The latest data from Spain shows the death toll has risen by 655 in the last 24 hours, bringing the total to 4,089 – slightly lower than Wednesday’s rise of 738. Confirmed cases rose to 56,188.
Madrid remains the worst affected area, with close to a third of cases. But Catalonia has also seen a steep rise, reporting 11,592 confirmed infections.
Late last night Spain extended its national state of emergency until 12 April in a bid to halt the spread of the virus.
With the country having just witnessed its third-highest one-day rise in deaths since the outbreak began – for a total of more than 7,500 – it is hard for Italians to see a glimmer of hope.
And yet there are grounds for it: the rate of new infections has slowed again and the government-run national research council says almost half of all provinces have already hit the peak of the outbreak.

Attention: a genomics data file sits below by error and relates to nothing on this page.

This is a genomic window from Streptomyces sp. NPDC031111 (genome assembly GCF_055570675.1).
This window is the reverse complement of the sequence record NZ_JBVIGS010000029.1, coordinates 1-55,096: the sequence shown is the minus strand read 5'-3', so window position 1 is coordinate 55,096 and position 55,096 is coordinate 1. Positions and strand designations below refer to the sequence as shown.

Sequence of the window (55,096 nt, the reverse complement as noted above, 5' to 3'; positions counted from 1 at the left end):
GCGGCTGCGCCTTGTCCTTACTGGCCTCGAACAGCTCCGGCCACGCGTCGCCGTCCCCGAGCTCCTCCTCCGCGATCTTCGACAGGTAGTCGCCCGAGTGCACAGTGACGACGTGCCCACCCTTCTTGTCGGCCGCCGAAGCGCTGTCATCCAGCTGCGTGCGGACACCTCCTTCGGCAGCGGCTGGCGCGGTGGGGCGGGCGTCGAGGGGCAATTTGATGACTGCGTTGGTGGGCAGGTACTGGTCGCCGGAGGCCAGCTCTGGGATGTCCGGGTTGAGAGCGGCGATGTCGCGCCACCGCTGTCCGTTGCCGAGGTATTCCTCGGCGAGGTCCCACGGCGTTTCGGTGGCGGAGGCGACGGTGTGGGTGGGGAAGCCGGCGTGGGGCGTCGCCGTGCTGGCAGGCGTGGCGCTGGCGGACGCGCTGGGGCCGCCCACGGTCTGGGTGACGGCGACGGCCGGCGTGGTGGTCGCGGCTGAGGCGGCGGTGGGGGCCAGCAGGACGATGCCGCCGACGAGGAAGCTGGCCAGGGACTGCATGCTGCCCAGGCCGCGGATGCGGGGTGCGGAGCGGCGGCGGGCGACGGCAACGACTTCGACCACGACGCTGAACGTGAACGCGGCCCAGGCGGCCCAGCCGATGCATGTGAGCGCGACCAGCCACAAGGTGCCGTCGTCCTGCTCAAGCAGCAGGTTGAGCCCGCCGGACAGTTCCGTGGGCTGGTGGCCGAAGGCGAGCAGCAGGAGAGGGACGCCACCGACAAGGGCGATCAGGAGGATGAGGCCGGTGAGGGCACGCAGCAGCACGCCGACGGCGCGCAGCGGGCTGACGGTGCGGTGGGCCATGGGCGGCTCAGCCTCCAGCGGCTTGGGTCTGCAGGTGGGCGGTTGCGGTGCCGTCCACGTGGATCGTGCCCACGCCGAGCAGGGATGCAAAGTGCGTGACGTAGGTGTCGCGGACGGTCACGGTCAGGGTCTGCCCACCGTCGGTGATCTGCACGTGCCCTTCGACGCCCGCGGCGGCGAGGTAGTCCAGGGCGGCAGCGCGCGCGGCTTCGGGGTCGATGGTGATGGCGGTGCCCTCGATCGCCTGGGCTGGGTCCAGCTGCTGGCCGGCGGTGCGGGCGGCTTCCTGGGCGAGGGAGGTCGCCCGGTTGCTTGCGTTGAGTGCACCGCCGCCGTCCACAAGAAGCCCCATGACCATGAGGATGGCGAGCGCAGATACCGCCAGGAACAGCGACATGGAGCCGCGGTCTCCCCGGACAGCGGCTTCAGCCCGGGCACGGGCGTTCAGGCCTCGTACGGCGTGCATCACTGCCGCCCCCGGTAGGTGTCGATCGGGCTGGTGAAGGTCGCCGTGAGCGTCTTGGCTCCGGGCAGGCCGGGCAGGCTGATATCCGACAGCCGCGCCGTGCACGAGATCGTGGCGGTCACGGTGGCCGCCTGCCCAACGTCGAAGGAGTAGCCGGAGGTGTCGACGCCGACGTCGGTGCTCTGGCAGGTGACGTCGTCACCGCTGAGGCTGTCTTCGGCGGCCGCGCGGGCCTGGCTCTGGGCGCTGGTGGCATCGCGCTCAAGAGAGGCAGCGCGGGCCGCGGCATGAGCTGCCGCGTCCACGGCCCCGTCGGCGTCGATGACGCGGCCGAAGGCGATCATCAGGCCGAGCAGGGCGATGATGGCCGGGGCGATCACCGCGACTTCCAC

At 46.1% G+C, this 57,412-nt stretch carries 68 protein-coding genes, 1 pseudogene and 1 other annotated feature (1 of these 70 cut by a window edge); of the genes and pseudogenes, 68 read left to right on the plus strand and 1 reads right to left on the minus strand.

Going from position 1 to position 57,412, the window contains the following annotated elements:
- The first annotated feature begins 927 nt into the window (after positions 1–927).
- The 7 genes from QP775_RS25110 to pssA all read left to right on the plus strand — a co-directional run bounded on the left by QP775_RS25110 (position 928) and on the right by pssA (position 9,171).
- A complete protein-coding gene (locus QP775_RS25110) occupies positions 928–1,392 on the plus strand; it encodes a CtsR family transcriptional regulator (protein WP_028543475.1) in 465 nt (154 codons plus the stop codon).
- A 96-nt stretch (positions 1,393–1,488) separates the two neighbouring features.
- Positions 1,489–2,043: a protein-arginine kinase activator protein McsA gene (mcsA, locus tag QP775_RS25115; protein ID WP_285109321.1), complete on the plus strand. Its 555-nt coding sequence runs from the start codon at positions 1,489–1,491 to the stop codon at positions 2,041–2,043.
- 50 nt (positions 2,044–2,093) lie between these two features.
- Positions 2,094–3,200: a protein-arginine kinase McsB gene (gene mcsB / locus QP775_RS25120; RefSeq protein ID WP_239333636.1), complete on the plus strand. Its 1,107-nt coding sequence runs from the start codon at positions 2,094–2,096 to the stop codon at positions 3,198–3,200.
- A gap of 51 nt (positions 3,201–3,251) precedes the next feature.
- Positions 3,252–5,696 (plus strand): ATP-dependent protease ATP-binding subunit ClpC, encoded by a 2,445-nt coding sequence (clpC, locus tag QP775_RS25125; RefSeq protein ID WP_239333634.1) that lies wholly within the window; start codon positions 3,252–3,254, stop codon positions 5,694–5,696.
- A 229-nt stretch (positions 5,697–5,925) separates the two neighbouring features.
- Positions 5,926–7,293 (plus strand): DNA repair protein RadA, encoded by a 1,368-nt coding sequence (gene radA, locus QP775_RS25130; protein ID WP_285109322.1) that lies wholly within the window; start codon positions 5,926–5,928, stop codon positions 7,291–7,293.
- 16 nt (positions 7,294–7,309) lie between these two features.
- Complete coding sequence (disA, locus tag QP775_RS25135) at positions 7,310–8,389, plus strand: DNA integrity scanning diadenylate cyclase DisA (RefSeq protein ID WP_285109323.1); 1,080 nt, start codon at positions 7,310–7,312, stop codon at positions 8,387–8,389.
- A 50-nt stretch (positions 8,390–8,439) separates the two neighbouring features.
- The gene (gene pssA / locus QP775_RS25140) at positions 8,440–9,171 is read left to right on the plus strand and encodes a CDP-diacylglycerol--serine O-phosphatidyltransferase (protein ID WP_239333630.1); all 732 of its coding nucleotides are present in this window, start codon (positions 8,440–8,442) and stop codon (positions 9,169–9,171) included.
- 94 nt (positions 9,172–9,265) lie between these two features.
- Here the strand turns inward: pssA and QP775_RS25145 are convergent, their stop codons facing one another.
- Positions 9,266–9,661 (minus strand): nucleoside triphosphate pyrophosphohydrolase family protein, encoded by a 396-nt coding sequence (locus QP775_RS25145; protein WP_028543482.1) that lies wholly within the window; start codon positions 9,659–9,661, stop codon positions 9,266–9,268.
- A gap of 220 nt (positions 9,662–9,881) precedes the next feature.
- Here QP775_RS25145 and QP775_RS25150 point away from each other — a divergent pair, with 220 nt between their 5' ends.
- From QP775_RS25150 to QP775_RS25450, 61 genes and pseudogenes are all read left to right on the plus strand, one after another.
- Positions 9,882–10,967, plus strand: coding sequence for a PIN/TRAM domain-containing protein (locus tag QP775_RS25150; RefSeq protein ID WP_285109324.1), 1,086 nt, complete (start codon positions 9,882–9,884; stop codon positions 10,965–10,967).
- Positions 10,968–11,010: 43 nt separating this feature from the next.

But while the containment measures seem to be working in Lombardy, the worst-hit region in the north, poorer parts of central and southern Italy are seeing a worrying rise in deaths. The president of Campania, the region around Naples, warned of “the real prospect that Lombardy’s tragedy is about to become the south’s tragedy”.
Prime Minister Giuseppe Conte has promised a second package to ease the economic impact worth at least €25bn (£23bn), with the EU’s third-largest economy likely to plunge into its deepest recession in a generation.